Chemical and Biological Treatment of Dyes

Chemical and Biological Treatment of Dyes

Kiran Meghwal, Reema Agrawal, Srishti Kumawat, Nirmala Kumari Jangid, Chetna Ameta
Copyright: © 2020 |Pages: 35
DOI: 10.4018/978-1-7998-0311-9.ch009
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Life of living or non-living being depends on water; in short, water is life. But these days, with the growing industrialization, it is spoiling a lot. Wastewater contains contaminants like acids, bases, toxic organic and inorganic dissolved solids, and colors. Out of them, the most undesirable are colors caused mainly by dyes. Color and other compounds present in water are always not desirable for domestic or industrial needs. The wastes of dyes are predominant amongst all the complex industrial wastewater. This water is dark in color and highly toxic, blocking the sunlight and affecting the ecosystem. Among all the dyes, azo dyes contribute to commercial dyes used widely in textile, plastic, leather, and paper industries as additives. The removal and degradation of azo dyes in aquatic environment is important because they are highly toxic to aquatic organisms. For every industry, clean technology has become an important concern. In this chapter, the authors discuss about existing processes as well as promising new technologies for textile wastewater decolorisation.
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The consumption of water and chemicals in textile industries is tremendous for the wet processing of textiles. The reagents used varies from inorganic or organic compounds to polymers (Mishra & Tripathy, 1993; Juang et al. 1996). The low concentration of dye effluent presence in water is visible and not desirable (Nigam et al. 2000). Almost there are more than 100,000 dyes are available commercially and over tons of dye-stuff are produced annually (Meyer, 1981). Dye has complex structure and due to that they are resistant for degradation to light and also to many chemicals (Poots & Mckay, 1976a). The dyes according to structural varieties are classified as acidic, basic, disperse, azo, diazo, anthroquinone based and metal complex dyes. Municipal sewerage systems are not effective in decolouration of textile dye effluent (Willmott et al. 1998). There are other varieties of dyes like cationic, nonionic or anionic type. Anionic dyes are the acid, direct as well as reactive dyes. The most problematic are those dyes which are bright in colour, water-soluble, reactive and acid dyes because they are unaffected by the conventional treatment systems. The general aerobic municipal treatment systems are not effective in removal of these dyes (Moran et al. 1997). The nonionic dyes are disperse dyes as they do not ionise in an aqueous medium. There is great concern because most of the dyes used in textile industry are highly carcinogenic such as benzidine and other aromatic compounds (Baughman & Perenich, 1988). Azo and nitro-compounds are reduced in sediments (Weber & Wolfe, 1987) and similarly (Chung et al. 1978) illustrated their reduction in the intestinal environment, resulting in the formation of toxic amines. Because of fused aromatic ring structure the anthroquinone-based dyes are most resistant to degradation. The ability of some disperse dyes for bioaccumulation has also been demonstrated (Baughman & Perenich, 1988).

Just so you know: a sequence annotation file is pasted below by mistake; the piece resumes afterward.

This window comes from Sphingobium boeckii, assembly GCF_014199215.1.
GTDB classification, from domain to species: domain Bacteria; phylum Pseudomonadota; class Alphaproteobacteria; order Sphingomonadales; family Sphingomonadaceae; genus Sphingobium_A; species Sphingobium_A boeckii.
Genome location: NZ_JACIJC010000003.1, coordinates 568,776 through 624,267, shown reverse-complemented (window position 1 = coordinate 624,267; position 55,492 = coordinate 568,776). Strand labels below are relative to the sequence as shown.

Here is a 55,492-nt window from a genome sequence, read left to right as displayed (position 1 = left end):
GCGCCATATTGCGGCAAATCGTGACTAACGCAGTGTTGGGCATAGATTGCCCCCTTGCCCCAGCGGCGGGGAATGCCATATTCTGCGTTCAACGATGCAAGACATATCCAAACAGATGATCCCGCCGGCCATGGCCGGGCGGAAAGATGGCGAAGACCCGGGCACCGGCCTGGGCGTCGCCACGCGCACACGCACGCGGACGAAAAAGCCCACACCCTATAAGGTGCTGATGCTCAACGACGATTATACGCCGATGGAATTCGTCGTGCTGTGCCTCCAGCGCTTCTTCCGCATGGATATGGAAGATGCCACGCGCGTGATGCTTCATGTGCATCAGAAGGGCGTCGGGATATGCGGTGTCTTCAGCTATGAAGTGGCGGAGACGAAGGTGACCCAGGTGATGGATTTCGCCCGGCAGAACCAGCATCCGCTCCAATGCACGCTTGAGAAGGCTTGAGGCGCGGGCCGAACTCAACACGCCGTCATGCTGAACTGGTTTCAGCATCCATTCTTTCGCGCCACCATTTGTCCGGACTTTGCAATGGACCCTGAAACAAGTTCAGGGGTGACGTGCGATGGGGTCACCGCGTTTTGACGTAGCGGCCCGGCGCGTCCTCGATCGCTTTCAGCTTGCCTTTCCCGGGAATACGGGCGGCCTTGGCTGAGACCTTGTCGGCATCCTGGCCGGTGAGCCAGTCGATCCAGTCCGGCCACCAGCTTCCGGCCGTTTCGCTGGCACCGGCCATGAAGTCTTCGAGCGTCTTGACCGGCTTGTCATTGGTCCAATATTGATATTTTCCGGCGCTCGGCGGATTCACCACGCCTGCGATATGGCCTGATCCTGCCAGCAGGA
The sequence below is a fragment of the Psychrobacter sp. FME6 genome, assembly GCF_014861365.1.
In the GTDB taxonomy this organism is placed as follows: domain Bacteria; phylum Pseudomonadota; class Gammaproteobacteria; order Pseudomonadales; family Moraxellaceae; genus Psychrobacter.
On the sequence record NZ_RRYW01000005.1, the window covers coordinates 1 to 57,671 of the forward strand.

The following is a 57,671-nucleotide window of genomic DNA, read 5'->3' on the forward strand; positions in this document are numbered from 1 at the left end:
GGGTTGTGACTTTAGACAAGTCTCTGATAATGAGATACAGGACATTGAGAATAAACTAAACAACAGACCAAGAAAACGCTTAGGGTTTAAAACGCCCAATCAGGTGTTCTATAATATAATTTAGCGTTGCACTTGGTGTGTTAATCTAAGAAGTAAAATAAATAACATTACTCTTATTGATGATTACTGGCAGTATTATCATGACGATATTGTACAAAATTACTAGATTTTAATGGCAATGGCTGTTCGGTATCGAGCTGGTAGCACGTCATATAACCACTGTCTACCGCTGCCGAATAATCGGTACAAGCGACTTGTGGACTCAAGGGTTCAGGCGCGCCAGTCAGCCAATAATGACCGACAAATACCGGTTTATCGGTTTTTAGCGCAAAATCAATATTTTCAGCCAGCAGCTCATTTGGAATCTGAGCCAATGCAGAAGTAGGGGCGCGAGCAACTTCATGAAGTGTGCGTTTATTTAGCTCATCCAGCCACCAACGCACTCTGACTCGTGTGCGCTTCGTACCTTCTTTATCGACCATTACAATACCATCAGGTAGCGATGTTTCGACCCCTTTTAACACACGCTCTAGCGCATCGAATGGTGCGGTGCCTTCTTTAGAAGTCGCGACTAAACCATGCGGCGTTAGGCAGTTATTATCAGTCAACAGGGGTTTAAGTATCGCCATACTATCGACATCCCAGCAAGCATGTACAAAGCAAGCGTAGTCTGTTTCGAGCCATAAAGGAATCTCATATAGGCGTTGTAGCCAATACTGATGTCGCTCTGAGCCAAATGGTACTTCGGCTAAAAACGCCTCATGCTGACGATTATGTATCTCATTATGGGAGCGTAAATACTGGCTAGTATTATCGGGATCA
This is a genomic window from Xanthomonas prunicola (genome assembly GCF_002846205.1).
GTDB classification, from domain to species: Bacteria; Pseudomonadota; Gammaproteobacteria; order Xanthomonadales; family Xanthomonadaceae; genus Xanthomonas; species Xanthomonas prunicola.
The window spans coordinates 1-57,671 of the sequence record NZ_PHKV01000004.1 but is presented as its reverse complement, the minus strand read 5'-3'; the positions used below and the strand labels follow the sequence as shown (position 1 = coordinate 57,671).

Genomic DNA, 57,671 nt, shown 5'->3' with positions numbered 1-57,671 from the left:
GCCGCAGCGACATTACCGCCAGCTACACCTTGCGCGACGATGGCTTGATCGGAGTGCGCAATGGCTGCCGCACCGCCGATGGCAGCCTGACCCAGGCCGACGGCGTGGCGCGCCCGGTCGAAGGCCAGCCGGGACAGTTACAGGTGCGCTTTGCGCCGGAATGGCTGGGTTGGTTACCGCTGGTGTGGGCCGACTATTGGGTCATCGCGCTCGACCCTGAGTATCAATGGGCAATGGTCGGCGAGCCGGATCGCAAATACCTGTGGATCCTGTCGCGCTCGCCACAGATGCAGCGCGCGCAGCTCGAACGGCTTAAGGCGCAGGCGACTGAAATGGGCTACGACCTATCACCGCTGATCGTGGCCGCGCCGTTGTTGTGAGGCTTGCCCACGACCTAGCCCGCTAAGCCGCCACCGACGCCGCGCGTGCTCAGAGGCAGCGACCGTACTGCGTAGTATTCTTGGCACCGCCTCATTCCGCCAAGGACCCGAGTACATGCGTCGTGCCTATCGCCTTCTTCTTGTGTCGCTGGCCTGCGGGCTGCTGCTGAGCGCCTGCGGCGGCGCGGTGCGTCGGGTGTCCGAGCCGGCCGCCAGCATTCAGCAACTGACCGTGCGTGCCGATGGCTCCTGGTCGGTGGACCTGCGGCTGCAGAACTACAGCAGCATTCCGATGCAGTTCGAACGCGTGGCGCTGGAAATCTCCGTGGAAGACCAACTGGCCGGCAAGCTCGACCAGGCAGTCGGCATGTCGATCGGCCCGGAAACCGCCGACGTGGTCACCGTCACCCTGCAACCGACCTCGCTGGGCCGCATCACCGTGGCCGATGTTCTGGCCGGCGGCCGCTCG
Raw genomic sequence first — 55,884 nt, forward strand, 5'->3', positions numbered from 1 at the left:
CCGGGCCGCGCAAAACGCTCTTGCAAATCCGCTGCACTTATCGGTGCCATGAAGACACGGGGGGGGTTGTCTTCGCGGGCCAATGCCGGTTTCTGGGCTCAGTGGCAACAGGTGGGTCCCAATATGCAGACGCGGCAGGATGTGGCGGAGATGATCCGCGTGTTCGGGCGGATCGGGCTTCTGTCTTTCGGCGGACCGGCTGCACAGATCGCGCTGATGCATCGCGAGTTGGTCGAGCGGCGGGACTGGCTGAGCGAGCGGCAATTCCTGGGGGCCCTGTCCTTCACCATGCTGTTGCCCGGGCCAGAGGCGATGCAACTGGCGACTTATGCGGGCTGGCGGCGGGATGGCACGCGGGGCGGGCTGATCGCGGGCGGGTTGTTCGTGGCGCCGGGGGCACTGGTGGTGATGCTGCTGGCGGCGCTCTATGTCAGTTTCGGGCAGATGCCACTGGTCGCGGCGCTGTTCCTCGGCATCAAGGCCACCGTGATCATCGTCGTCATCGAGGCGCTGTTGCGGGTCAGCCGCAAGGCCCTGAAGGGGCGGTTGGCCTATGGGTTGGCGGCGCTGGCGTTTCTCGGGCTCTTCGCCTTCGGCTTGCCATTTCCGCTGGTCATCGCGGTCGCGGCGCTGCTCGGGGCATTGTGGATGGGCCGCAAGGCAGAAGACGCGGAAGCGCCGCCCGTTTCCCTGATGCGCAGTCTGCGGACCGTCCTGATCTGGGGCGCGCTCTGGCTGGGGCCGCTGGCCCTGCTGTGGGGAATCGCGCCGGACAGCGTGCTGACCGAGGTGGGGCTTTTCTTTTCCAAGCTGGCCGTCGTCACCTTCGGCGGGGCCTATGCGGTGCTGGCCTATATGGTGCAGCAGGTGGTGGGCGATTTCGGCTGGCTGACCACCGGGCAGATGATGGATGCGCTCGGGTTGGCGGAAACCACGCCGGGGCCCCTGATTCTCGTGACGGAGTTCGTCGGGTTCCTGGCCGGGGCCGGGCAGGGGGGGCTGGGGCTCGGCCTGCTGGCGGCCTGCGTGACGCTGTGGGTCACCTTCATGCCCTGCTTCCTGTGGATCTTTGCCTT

Key Terms in this Chapter

Photo-Catalysis Process: Photocatalysis is the acceleration of a photoreaction in the presence of a catalyst. In catalysed photolysis, light is absorbed by an adsorbed substrate.

Advanced Oxidation Process (AOPs): Advanced oxidation processes (AOPs) in a broad sense, are a set of chemical treatment procedures designed to remove organic or sometimes inorganic materials in water and wastewater by oxidation through reactions with hydroxyl radicals (OH).

Fenton Process: Fenton process is attractive alternative to conventional oxidation processes in effluent treatment of recalcitrant compounds. The oxidation of organic substrates by iron (II) and hydrogen peroxide is called the “Fenton chemistry” and it was first described by H.J.H. Fenton.

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